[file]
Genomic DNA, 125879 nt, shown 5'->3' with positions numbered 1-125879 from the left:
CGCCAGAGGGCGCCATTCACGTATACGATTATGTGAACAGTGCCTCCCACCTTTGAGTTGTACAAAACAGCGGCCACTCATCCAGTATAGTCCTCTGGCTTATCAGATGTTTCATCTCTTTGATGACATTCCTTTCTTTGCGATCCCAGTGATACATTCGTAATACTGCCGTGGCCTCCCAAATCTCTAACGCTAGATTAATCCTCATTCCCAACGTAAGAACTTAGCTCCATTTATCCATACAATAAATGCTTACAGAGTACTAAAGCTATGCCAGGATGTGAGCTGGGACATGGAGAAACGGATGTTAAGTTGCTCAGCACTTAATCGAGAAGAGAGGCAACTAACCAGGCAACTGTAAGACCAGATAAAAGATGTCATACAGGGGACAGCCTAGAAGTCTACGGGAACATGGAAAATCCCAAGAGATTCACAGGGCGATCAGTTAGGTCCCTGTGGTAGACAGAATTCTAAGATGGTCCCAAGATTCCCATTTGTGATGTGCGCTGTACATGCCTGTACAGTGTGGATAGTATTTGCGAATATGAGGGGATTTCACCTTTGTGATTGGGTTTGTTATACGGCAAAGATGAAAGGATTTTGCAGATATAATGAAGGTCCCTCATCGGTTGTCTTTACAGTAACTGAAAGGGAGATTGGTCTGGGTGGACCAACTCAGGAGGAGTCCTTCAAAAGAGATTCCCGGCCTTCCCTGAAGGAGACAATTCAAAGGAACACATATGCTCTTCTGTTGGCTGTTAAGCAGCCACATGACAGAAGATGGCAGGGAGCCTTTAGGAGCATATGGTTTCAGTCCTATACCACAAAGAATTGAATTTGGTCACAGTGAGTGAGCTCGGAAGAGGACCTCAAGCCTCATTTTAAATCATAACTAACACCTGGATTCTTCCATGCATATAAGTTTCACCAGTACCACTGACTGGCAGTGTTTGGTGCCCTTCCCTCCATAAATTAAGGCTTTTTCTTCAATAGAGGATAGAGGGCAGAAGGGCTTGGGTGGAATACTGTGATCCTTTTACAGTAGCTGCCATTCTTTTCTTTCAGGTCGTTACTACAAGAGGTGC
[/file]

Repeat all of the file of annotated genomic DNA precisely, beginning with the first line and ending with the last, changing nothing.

Genomic DNA, 125879 nt, shown 5'->3' with positions numbered 1-125879 from the left:
CGCCAGAGGGCGCCATTCACGTATACGATTATGTGAACAGTGCCTCCCACCTTTGAGTTGTACAAAACAGCGGCCACTCATCCAGTATAGTCCTCTGGCTTATCAGATGTTTCATCTCTTTGATGACATTCCTTTCTTTGCGATCCCAGTGATACATTCGTAATACTGCCGTGGCCTCCCAAATCTCTAACGCTAGATTAATCCTCATTCCCAACGTAAGAACTTAGCTCCATTTATCCATACAATAAATGCTTACAGAGTACTAAAGCTATGCCAGGATGTGAGCTGGGACATGGAGAAACGGATGTTAAGTTGCTCAGCACTTAATCGAGAAGAGAGGCAACTAACCAGGCAACTGTAAGACCAGATAAAAGATGTCATACAGGGGACAGCCTAGAAGTCTACGGGAACATGGAAAATCCCAAGAGATTCACAGGGCGATCAGTTAGGTCCCTGTGGTAGACAGAATTCTAAGATGGTCCCAAGATTCCCATTTGTGATGTGCGCTGTACATGCCTGTACAGTGTGGATAGTATTTGCGAATATGAGGGGATTTCACCTTTGTGATTGGGTTTGTTATACGGCAAAGATGAAAGGATTTTGCAGATATAATGAAGGTCCCTCATCGGTTGTCTTTACAGTAACTGAAAGGGAGATTGGTCTGGGTGGACCAACTCAGGAGGAGTCCTTCAAAAGAGATTCCCGGCCTTCCCTGAAGGAGACAATTCAAAGGAACACATATGCTCTTCTGTTGGCTGTTAAGCAGCCACATGACAGAAGATGGCAGGGAGCCTTTAGGAGCATATGGTTTCAGTCCTATACCACAAAGAATTGAATTTGGTCACAGTGAGTGAGCTCGGAAGAGGACCTCAAGCCTCATTTTAAATCATAACTAACACCTGGATTCTTCCATGCATATAAGTTTCACCAGTACCACTGACTGGCAGTGTTTGGTGCCCTTCCCTCCATAAATTAAGGCTTTTTCTTCAATAGAGGATAGAGGGCAGAAGGGCTTGGGTGGAATACTGTGATCCTTTTACAGTAGCTGCCATTCTTTTCTTTCAGGTCGTTACTACAAGAGGTGC